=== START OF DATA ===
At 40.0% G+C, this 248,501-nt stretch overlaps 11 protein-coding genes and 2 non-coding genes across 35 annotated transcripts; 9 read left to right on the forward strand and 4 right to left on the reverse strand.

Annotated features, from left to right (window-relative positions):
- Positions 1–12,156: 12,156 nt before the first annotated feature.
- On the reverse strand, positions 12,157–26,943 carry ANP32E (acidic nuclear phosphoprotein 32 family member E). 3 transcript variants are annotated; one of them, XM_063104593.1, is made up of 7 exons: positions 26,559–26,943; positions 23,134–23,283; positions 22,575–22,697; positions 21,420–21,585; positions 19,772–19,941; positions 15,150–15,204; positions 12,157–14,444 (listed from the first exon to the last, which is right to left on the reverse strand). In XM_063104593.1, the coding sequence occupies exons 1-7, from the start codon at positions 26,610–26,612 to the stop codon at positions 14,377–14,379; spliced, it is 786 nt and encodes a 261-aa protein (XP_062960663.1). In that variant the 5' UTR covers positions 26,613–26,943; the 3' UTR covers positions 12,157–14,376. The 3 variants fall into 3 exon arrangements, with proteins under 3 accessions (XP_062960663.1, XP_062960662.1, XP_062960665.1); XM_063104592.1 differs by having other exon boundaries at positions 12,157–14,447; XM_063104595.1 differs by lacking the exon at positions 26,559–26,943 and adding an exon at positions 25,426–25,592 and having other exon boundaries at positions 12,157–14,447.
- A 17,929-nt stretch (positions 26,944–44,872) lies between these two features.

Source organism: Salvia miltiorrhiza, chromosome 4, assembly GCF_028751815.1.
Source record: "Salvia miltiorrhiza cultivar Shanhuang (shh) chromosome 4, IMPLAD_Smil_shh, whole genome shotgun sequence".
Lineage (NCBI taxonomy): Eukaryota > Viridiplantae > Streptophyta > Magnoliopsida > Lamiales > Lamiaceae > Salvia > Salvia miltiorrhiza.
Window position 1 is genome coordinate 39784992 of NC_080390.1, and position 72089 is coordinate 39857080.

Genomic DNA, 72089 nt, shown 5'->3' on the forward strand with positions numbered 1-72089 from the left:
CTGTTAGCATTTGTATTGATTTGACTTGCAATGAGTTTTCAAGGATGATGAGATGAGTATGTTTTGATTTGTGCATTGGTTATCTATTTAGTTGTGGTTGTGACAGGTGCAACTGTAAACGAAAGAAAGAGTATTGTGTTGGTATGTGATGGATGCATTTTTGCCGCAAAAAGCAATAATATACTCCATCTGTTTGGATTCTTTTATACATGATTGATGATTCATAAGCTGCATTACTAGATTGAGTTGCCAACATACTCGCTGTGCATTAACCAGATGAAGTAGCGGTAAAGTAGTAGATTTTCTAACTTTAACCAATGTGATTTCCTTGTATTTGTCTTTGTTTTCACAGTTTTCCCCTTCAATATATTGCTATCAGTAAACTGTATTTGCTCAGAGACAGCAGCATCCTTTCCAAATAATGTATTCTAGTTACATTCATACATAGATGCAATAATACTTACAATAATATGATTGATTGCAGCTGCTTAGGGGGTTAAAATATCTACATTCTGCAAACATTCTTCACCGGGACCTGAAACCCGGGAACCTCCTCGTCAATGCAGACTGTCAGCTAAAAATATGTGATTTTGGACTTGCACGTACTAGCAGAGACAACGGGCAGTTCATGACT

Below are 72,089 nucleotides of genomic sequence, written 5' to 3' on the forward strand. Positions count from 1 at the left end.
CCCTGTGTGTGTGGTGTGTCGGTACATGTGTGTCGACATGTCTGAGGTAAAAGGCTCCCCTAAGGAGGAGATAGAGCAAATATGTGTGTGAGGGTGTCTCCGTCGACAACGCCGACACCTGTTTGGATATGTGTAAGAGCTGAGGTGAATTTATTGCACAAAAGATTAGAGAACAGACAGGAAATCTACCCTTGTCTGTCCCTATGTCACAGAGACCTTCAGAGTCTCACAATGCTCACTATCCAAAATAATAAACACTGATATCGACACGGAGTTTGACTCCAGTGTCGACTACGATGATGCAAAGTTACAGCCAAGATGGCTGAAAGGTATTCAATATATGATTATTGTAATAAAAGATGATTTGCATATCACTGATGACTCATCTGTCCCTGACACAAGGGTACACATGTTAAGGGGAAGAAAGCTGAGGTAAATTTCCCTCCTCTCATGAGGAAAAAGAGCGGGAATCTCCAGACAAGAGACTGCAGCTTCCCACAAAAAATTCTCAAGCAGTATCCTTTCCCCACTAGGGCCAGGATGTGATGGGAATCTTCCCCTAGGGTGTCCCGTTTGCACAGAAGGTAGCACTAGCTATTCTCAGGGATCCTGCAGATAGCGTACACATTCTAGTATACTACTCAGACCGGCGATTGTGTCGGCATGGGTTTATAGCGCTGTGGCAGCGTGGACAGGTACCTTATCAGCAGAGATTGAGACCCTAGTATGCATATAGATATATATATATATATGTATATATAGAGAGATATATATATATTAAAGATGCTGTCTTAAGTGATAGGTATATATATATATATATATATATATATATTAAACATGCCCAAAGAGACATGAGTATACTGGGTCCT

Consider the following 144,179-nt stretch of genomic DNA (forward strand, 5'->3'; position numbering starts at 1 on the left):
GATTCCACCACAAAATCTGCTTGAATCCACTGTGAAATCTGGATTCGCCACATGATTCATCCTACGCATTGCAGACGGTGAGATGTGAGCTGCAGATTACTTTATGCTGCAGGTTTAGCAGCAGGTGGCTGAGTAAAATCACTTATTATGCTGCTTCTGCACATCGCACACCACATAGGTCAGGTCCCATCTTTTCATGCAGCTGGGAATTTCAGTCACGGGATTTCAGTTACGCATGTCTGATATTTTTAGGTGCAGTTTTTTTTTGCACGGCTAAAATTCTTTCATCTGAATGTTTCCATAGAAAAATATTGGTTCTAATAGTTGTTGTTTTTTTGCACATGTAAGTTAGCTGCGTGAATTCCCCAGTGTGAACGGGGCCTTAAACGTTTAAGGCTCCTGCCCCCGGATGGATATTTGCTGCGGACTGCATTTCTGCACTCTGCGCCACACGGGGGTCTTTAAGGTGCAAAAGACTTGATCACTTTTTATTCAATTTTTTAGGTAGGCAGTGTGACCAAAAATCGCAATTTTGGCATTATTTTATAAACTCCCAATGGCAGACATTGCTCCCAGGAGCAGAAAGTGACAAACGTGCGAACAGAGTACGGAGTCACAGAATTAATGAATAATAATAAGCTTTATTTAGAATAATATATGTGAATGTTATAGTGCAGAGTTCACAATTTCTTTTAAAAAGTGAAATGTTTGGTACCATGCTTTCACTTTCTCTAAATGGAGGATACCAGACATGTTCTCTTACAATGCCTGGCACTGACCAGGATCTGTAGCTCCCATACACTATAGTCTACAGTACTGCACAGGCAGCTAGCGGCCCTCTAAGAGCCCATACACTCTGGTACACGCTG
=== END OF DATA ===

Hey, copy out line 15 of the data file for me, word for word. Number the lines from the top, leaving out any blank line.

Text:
GATTCCACCACAAAATCTGCTTGAATCCACTGTGAAATCTGGATTCGCCACATGATTCATCCTACGCATTGCAGACGGTGAGATGTGAGCTGCAGATTACTTTATGCTGCAGGTTTAGCAGCAGGTGGCTGAGTAAAATCACTTATTATGCTGCTTCTGCACATCGCACACCACATAGGTCAGGTCCCATCTTTTCATGCAGCTGGGAATTTCAGTCACGGGATTTCAGTTACGCATGTCTGATATTTTTAGGTGCAGTTTTTTTTTGCACGGCTAAAATTCTTTCATCTGAATGTTTCCATAGAAAAATATTGGTTCTAATAGTTGTTGTTTTTTTGCACATGTAAGTTAGCTGCGTGAATTCCCCAGTGTGAACGGGGCCTTAAACGTTTAAGGCTCCTGCCCCCGGATGGATATTTGCTGCGGACTGCATTTCTGCACTCTGCGCCACACGGGGGTCTTTAAGGTGCAAAAGACTTGATCACTTTTTATTCAATTTTTTAGGTAGGCAGTGTGACCAAAAATCGCAATTTTGGCATTATTTTATAAACTCCCAATGGCAGACATTGCTCCCAGGAGCAGAAAGTGACAAACGTGCGAACAGAGTACGGAGTCACAGAATTAATGAATAATAATAAGCTTTATTTAGAATAATATATGTGAATGTTATAGTGCAGAGTTCACAATTTCTTTTAAAAAGTGAAATGTTTGGTACCATGCTTTCACTTTCTCTAAATGGAGGATACCAGACATGTTCTCTTACAATGCCTGGCACTGACCAGGATCTGTAGCTCCCATACACTATAGTCTACAGTACTGCACAGGCAGCTAGCGGCCCTCTAAGAGCCCATACACTCTGGTACACGCTG